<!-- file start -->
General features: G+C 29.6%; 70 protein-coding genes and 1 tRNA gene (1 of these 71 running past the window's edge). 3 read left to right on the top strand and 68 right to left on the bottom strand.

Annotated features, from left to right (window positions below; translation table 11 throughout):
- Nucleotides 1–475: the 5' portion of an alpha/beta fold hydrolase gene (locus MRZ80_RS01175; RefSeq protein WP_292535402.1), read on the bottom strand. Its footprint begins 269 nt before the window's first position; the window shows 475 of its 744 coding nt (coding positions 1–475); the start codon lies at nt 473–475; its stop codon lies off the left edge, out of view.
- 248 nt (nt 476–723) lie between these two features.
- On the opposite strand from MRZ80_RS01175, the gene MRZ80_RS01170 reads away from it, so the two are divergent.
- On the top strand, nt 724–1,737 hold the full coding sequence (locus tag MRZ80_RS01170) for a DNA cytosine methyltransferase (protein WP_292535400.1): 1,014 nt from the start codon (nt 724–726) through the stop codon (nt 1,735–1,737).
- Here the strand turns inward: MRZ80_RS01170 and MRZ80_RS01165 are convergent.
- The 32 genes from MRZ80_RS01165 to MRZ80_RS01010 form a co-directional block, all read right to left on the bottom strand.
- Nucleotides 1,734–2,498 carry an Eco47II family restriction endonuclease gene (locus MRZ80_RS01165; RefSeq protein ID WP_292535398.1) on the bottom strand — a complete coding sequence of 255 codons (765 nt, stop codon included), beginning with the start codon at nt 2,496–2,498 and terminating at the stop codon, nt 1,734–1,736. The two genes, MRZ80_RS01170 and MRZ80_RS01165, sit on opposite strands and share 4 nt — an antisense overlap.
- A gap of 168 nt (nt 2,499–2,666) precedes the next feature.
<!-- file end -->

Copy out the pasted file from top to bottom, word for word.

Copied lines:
General features: G+C 29.6%; 70 protein-coding genes and 1 tRNA gene (1 of these 71 running past the window's edge). 3 read left to right on the top strand and 68 right to left on the bottom strand.

Annotated features, from left to right (window positions below; translation table 11 throughout):
- Nucleotides 1–475: the 5' portion of an alpha/beta fold hydrolase gene (locus MRZ80_RS01175; RefSeq protein WP_292535402.1), read on the bottom strand. Its footprint begins 269 nt before the window's first position; the window shows 475 of its 744 coding nt (coding positions 1–475); the start codon lies at nt 473–475; its stop codon lies off the left edge, out of view.
- 248 nt (nt 476–723) lie between these two features.
- On the opposite strand from MRZ80_RS01175, the gene MRZ80_RS01170 reads away from it, so the two are divergent.
- On the top strand, nt 724–1,737 hold the full coding sequence (locus tag MRZ80_RS01170) for a DNA cytosine methyltransferase (protein WP_292535400.1): 1,014 nt from the start codon (nt 724–726) through the stop codon (nt 1,735–1,737).
- Here the strand turns inward: MRZ80_RS01170 and MRZ80_RS01165 are convergent.
- The 32 genes from MRZ80_RS01165 to MRZ80_RS01010 form a co-directional block, all read right to left on the bottom strand.
- Nucleotides 1,734–2,498 carry an Eco47II family restriction endonuclease gene (locus MRZ80_RS01165; RefSeq protein ID WP_292535398.1) on the bottom strand — a complete coding sequence of 255 codons (765 nt, stop codon included), beginning with the start codon at nt 2,496–2,498 and terminating at the stop codon, nt 1,734–1,736. The two genes, MRZ80_RS01170 and MRZ80_RS01165, sit on opposite strands and share 4 nt — an antisense overlap.
- A gap of 168 nt (nt 2,499–2,666) precedes the next feature.